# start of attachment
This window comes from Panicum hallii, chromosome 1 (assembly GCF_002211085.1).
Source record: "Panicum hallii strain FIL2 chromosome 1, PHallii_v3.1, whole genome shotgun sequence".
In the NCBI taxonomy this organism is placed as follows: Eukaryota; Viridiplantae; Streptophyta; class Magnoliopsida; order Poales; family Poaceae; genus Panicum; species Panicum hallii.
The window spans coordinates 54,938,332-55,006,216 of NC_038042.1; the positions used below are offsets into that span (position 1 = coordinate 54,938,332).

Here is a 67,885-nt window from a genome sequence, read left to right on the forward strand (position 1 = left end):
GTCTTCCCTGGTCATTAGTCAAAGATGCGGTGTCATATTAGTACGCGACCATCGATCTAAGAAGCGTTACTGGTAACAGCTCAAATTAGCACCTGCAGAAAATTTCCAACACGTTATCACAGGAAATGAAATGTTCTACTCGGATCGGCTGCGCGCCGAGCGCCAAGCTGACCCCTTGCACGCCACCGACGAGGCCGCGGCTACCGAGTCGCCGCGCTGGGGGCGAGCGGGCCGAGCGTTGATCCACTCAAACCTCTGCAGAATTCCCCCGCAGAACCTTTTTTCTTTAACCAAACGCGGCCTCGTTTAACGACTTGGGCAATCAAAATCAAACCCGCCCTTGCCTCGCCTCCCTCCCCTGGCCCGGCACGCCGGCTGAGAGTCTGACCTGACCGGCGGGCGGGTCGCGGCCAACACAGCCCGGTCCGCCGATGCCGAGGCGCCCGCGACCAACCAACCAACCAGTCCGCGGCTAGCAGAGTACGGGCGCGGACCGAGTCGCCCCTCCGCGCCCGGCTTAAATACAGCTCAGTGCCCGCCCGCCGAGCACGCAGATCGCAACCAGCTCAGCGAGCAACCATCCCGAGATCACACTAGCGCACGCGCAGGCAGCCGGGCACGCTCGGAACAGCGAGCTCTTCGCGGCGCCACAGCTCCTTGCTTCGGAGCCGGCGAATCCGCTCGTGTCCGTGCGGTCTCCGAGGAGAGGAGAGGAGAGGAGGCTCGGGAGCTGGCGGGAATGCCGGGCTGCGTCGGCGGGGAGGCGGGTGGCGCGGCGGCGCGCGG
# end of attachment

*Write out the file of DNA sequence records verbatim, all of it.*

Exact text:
This window comes from Panicum hallii, chromosome 1 (assembly GCF_002211085.1).
Source record: "Panicum hallii strain FIL2 chromosome 1, PHallii_v3.1, whole genome shotgun sequence".
In the NCBI taxonomy this organism is placed as follows: Eukaryota; Viridiplantae; Streptophyta; class Magnoliopsida; order Poales; family Poaceae; genus Panicum; species Panicum hallii.
The window spans coordinates 54,938,332-55,006,216 of NC_038042.1; the positions used below are offsets into that span (position 1 = coordinate 54,938,332).

Here is a 67,885-nt window from a genome sequence, read left to right on the forward strand (position 1 = left end):
GTCTTCCCTGGTCATTAGTCAAAGATGCGGTGTCATATTAGTACGCGACCATCGATCTAAGAAGCGTTACTGGTAACAGCTCAAATTAGCACCTGCAGAAAATTTCCAACACGTTATCACAGGAAATGAAATGTTCTACTCGGATCGGCTGCGCGCCGAGCGCCAAGCTGACCCCTTGCACGCCACCGACGAGGCCGCGGCTACCGAGTCGCCGCGCTGGGGGCGAGCGGGCCGAGCGTTGATCCACTCAAACCTCTGCAGAATTCCCCCGCAGAACCTTTTTTCTTTAACCAAACGCGGCCTCGTTTAACGACTTGGGCAATCAAAATCAAACCCGCCCTTGCCTCGCCTCCCTCCCCTGGCCCGGCACGCCGGCTGAGAGTCTGACCTGACCGGCGGGCGGGTCGCGGCCAACACAGCCCGGTCCGCCGATGCCGAGGCGCCCGCGACCAACCAACCAACCAGTCCGCGGCTAGCAGAGTACGGGCGCGGACCGAGTCGCCCCTCCGCGCCCGGCTTAAATACAGCTCAGTGCCCGCCCGCCGAGCACGCAGATCGCAACCAGCTCAGCGAGCAACCATCCCGAGATCACACTAGCGCACGCGCAGGCAGCCGGGCACGCTCGGAACAGCGAGCTCTTCGCGGCGCCACAGCTCCTTGCTTCGGAGCCGGCGAATCCGCTCGTGTCCGTGCGGTCTCCGAGGAGAGGAGAGGAGAGGAGGCTCGGGAGCTGGCGGGAATGCCGGGCTGCGTCGGCGGGGAGGCGGGTGGCGCGGCGGCGCGCGG